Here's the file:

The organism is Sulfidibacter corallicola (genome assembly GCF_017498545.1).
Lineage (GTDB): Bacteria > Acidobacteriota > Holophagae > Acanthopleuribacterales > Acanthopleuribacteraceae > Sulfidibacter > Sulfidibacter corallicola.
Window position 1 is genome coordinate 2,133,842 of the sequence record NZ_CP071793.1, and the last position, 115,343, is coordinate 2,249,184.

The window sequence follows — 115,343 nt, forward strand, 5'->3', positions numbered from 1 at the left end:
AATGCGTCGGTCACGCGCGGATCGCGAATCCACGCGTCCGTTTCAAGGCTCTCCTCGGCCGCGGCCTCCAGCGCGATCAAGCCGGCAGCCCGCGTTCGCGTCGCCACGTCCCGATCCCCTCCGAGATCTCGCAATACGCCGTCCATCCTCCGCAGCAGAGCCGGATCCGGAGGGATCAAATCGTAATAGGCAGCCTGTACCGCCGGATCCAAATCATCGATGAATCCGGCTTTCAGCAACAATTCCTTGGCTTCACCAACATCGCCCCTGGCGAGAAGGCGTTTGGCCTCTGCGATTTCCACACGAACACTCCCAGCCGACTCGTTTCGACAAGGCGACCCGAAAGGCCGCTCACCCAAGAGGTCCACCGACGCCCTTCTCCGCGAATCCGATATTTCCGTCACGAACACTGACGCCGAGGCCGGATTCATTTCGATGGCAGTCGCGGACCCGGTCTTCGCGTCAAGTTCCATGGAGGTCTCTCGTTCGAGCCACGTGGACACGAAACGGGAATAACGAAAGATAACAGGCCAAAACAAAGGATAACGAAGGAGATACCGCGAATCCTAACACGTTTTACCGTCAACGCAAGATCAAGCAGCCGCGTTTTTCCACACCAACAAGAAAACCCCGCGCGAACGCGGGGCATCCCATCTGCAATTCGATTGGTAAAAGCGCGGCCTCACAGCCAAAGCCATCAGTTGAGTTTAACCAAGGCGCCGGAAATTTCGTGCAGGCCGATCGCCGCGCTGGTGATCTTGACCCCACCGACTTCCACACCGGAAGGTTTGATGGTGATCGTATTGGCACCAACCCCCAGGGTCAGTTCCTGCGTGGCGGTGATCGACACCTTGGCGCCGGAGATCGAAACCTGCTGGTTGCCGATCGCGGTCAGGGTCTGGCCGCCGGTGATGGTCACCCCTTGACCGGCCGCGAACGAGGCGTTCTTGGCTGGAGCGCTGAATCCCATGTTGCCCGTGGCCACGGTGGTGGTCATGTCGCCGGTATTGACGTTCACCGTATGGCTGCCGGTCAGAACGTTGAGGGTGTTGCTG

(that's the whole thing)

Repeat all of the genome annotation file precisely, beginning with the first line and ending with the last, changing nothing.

The organism is Sulfidibacter corallicola (genome assembly GCF_017498545.1).
Lineage (GTDB): Bacteria > Acidobacteriota > Holophagae > Acanthopleuribacterales > Acanthopleuribacteraceae > Sulfidibacter > Sulfidibacter corallicola.
Window position 1 is genome coordinate 2,133,842 of the sequence record NZ_CP071793.1, and the last position, 115,343, is coordinate 2,249,184.

The window sequence follows — 115,343 nt, forward strand, 5'->3', positions numbered from 1 at the left end:
AATGCGTCGGTCACGCGCGGATCGCGAATCCACGCGTCCGTTTCAAGGCTCTCCTCGGCCGCGGCCTCCAGCGCGATCAAGCCGGCAGCCCGCGTTCGCGTCGCCACGTCCCGATCCCCTCCGAGATCTCGCAATACGCCGTCCATCCTCCGCAGCAGAGCCGGATCCGGAGGGATCAAATCGTAATAGGCAGCCTGTACCGCCGGATCCAAATCATCGATGAATCCGGCTTTCAGCAACAATTCCTTGGCTTCACCAACATCGCCCCTGGCGAGAAGGCGTTTGGCCTCTGCGATTTCCACACGAACACTCCCAGCCGACTCGTTTCGACAAGGCGACCCGAAAGGCCGCTCACCCAAGAGGTCCACCGACGCCCTTCTCCGCGAATCCGATATTTCCGTCACGAACACTGACGCCGAGGCCGGATTCATTTCGATGGCAGTCGCGGACCCGGTCTTCGCGTCAAGTTCCATGGAGGTCTCTCGTTCGAGCCACGTGGACACGAAACGGGAATAACGAAAGATAACAGGCCAAAACAAAGGATAACGAAGGAGATACCGCGAATCCTAACACGTTTTACCGTCAACGCAAGATCAAGCAGCCGCGTTTTTCCACACCAACAAGAAAACCCCGCGCGAACGCGGGGCATCCCATCTGCAATTCGATTGGTAAAAGCGCGGCCTCACAGCCAAAGCCATCAGTTGAGTTTAACCAAGGCGCCGGAAATTTCGTGCAGGCCGATCGCCGCGCTGGTGATCTTGACCCCACCGACTTCCACACCGGAAGGTTTGATGGTGATCGTATTGGCACCAACCCCCAGGGTCAGTTCCTGCGTGGCGGTGATCGACACCTTGGCGCCGGAGATCGAAACCTGCTGGTTGCCGATCGCGGTCAGGGTCTGGCCGCCGGTGATGGTCACCCCTTGACCGGCCGCGAACGAGGCGTTCTTGGCTGGAGCGCTGAATCCCATGTTGCCCGTGGCCACGGTGGTGGTCATGTCGCCGGTATTGACGTTCACCGTATGGCTGCCGGTCAGAACGTTGAGGGTGTTGCTG